Clinical relevance of incidental finding of focal uptakes in the colon during 18F-FDG PET/CT studies in oncology patients without known colorectal carcinoma and evaluation of the impact on management.
ABSTRACT To assess the significance and the impact of focal FDG uptake in the colon in oncology patients without known colorectal carcinoma.
A retrospective study was undertaken on 2,220 (18)F-FDG PET/CT studies carried out consecutively in the Nuclear Medicine Department in our hospital from 2 December 2008 to 31 May 2010. Inclusion criteria were patients with abnormal (18)F-FDG uptake in colorectal area that could not be explained (or not previously known) by their clinical histories. Patients previously diagnosed with colorectal carcinoma were excluded. A total of 86 patients (57 male, average age 63.4, range 46-85) were finally included. Colonoscopy with biopsy was established as a reference test. The impact of these findings on the diagnostic-therapeutic management in these patients was evaluated.
A colonoscopy was performed in 54 of the 86 patients, this examination not having been done up-to-date in the remaining 32 patients. Biopsy was obtained in 43 lesions of the 54 patient in whom a colonoscopy was performed. Colon disease was detected in 49 of these 54 patients, obtaining 54 FDG incidental foci which corresponded to 10 previously unsuspected primary colorectal carcinoma, 3 metastases, 27 adenomatous polyps with different degrees of dysplasia and 14 inflammatory processes. In the remaining 5 patients, the colonoscopy was normal. PET/CT modified the diagnostic and treatment management in most of the patients (49/54, that is 91%).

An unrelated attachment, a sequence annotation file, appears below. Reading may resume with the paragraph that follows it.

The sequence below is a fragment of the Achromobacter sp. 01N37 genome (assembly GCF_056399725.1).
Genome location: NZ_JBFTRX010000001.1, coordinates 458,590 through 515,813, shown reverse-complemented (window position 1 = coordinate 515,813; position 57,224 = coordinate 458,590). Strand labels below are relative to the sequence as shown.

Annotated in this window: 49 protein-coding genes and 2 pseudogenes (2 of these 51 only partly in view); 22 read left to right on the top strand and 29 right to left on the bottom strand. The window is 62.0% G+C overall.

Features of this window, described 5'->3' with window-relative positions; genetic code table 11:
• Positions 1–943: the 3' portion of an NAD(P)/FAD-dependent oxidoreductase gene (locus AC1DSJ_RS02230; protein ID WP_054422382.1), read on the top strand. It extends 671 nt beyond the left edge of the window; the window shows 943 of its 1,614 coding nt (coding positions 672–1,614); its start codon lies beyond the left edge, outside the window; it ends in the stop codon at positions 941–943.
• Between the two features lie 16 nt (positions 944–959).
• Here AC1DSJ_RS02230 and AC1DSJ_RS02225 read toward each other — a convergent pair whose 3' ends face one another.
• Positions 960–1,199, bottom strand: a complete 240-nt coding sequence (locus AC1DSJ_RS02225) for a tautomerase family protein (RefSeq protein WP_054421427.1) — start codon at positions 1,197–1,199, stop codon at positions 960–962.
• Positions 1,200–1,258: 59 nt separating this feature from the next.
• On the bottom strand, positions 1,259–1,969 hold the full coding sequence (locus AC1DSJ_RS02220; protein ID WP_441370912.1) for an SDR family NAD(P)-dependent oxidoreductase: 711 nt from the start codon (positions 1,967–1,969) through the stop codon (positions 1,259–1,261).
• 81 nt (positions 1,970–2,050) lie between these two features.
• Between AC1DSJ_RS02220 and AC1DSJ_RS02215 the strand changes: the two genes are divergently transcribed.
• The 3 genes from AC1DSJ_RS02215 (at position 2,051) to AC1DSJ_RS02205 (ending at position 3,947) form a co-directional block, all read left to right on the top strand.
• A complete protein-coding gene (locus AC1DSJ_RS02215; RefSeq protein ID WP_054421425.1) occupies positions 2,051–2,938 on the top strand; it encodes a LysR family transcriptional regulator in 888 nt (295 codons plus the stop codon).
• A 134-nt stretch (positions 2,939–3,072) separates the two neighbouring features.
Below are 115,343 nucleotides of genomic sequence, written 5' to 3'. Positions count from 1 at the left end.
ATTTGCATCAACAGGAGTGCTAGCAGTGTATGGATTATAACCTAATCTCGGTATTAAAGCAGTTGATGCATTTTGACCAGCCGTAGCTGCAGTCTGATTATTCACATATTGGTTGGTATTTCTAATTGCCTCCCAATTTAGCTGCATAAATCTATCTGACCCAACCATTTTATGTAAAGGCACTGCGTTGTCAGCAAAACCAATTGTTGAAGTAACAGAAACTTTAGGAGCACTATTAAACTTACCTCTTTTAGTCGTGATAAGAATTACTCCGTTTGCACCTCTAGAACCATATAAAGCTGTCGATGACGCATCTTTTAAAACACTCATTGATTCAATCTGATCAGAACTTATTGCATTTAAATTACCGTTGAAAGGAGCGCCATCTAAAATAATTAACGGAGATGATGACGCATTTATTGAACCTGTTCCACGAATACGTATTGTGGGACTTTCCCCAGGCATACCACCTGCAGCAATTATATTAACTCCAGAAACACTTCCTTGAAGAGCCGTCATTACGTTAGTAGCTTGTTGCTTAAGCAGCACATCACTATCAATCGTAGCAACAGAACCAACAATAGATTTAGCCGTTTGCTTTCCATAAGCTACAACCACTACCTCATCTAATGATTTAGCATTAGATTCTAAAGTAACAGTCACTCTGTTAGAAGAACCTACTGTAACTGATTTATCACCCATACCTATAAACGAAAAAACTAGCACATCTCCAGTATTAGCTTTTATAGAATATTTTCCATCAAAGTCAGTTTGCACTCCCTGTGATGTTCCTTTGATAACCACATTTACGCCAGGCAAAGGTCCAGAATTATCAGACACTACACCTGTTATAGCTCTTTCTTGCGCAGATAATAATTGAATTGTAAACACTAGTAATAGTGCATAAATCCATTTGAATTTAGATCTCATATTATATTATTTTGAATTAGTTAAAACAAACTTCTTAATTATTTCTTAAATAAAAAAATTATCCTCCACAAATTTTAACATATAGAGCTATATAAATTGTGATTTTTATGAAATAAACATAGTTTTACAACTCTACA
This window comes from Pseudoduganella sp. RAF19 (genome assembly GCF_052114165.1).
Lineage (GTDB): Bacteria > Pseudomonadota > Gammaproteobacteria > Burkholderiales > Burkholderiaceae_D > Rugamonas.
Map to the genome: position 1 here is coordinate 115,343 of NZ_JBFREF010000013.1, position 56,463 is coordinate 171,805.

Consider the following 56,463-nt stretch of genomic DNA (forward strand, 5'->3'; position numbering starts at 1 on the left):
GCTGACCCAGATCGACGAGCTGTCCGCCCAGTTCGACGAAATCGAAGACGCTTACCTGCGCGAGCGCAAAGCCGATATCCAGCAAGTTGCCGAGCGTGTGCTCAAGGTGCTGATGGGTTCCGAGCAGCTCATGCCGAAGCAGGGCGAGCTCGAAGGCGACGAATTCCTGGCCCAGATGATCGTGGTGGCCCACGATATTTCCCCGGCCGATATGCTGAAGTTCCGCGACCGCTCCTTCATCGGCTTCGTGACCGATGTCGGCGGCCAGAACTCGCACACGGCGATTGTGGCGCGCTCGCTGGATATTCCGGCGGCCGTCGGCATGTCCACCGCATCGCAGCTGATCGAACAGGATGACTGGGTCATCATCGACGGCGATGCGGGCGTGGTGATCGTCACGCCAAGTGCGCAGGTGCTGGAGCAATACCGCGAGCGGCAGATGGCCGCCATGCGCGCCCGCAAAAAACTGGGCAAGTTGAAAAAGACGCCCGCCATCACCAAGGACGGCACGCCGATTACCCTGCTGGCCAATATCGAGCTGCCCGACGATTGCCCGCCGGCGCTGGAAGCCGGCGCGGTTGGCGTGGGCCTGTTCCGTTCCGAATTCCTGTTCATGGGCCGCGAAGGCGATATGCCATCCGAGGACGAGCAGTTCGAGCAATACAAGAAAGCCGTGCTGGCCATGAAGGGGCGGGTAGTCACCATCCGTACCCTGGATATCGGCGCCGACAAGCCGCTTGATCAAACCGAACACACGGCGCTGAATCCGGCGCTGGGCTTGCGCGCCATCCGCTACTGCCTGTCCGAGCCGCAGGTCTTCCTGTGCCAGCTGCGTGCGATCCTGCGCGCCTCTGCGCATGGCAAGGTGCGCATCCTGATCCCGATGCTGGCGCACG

These results confirm the need to determine the cause of abnormal (18)F-FDG colorectal uptakes in the PET/CT studies by using colonoscopy and biopsy. This approach allows for the detection and early treatment of malignant and premalignant lesions.